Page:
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Surviving Cozumel

Before every one of these races, I (along with every other athlete I am sure) peruse the course maps and elevation guides to get an idea of what we are about to face. I even toured the island by jeep 2 days before the race. Pancake flat, maybe a few inclines… gonna be a fast fast day, thats what I thought. I (again along with every other athlete here) underestimated the power of the wind.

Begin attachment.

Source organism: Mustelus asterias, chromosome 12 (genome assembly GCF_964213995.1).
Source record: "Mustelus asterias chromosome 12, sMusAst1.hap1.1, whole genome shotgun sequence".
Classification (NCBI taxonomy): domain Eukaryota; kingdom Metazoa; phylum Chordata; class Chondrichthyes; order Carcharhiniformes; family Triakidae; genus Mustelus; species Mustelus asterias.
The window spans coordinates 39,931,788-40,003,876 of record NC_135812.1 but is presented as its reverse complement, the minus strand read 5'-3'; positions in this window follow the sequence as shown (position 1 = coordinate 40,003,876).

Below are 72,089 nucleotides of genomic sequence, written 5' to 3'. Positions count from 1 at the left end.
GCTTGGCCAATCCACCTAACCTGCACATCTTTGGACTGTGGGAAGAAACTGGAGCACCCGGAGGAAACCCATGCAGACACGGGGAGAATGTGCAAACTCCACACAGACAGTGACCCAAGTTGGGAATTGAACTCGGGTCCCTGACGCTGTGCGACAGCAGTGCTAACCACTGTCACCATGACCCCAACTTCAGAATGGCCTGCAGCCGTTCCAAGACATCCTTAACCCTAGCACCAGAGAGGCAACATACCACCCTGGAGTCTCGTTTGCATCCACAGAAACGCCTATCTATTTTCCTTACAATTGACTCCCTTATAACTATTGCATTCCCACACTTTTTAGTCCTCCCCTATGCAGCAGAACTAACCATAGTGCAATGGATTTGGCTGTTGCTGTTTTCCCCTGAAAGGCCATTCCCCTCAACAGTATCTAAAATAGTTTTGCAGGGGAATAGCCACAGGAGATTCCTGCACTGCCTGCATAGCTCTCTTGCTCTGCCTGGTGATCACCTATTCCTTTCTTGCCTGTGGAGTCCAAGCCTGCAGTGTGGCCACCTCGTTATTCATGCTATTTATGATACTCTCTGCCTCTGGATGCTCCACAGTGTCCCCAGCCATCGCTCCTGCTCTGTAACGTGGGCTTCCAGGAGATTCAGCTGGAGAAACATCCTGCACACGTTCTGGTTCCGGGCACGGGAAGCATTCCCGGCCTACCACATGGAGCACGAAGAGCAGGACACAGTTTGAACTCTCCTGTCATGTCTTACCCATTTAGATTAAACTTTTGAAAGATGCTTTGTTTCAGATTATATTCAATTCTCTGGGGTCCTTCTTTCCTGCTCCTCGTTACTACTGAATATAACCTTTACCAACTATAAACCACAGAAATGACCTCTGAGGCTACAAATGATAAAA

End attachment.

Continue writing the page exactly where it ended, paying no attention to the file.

The day began with a 2.4 mile point to point swim. Ironman has begun using their “swim smart” initiative which uses waves to start athletes by age group every couple of minutes. I was in the 7th wave, and starting in this manner helps reduce the immediate traffic. I always worry about catching other waves and running into a lot of traffic, but Sunday was not a problem. The swim is with the current, but their was a rip tide. As the waves arrived, you could feel yourself being pushed forward and then immediately pulled back. I tend to swim way wide to avoid other swimmers as much as possible – I like open water. Because of the rip tide, this seemed to make my desire to swim further out from the shore easier than usual. The water was very clear with perhaps the best visibility I have ever had in a race. You could see scuba divers below the entire way, and I came out of the water in 52:33. Very respectable.